CBS school principal raises concerns over speeding

By Mark Squibb/October 7, 2021

Bruce Mandeville has only been the principal of Frank Roberts Junior High School since the beginning of this school year, but he’s already concerned about speeding near the school.

The school is found along the Foxtrap Access Road and is used by folks both to get onto and off Peacekeepers Highway and the TCH.

Despite the many signs, Mandeville said some drivers are driving much too fast.

“We have kids out walking on the access road, and there are cars coming down at tremendous speeds sometimes,” said Mandeville. “And that really drew my attention to it. And it made me kind of nervous. We were out there one day, and there was a couple of grade sevens coming up the road, and this one car came flying down. It made me really nervous, and if I was a parent, I would be really nervous if that was my child.”

He said the area becomes particularly busy— and dangerous— during the lunch break and dismissal, as not only are junior high students out and about, but students from Queen Elizabeth Regional High School, situated directly behind Frank Roberts, are also driving to and from their school, adding their vehicles to the traffic mix.

So far as Mandeville can gather, the issue is not a new one.

“It’s been an ongoing issue with speeding on that road,” he said. “From what I understand from talking to other staff and parents, the speed on the road has been an issue in the past.”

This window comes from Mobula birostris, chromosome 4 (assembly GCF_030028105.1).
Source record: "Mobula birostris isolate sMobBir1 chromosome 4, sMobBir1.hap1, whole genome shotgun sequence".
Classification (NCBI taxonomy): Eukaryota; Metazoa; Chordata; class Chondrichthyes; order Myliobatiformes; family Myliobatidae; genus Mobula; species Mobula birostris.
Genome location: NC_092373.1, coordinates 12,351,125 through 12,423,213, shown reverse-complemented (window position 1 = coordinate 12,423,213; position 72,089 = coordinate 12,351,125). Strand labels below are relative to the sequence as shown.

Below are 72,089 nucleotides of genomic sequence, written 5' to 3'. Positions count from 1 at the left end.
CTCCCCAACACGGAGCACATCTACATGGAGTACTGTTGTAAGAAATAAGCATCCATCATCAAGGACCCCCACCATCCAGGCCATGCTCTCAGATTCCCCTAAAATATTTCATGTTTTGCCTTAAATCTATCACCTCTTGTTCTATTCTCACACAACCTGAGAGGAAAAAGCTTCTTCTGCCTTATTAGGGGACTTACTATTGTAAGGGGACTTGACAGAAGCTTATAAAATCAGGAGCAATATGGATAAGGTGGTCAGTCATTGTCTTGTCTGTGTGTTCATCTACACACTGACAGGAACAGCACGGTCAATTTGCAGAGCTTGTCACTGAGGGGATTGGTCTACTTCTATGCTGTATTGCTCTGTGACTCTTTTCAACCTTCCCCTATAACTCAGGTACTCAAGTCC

To that end, he invited members of the RNC mounted unit to enforce traffic calming measures nearby the school this past Monday.

“They would position themselves by the speed sign, and that way they would be able to draw people’s attention to the sign, and make sure people recognize it again,” said Mandeville.

Besides hopefully slowing some drivers down, Mandeville thought it would be a good community building experience for the Mounties to visit with students.

“It was a chance to come in and mingle with the kids, ask some questions, get a few pictures, and have a real community-school-RNC bonding type moment,” said Mandeville. “It’s a good way for the RNC to have a positive interaction with the kids, because sometimes the interaction is negative. But this could be a positive one.”

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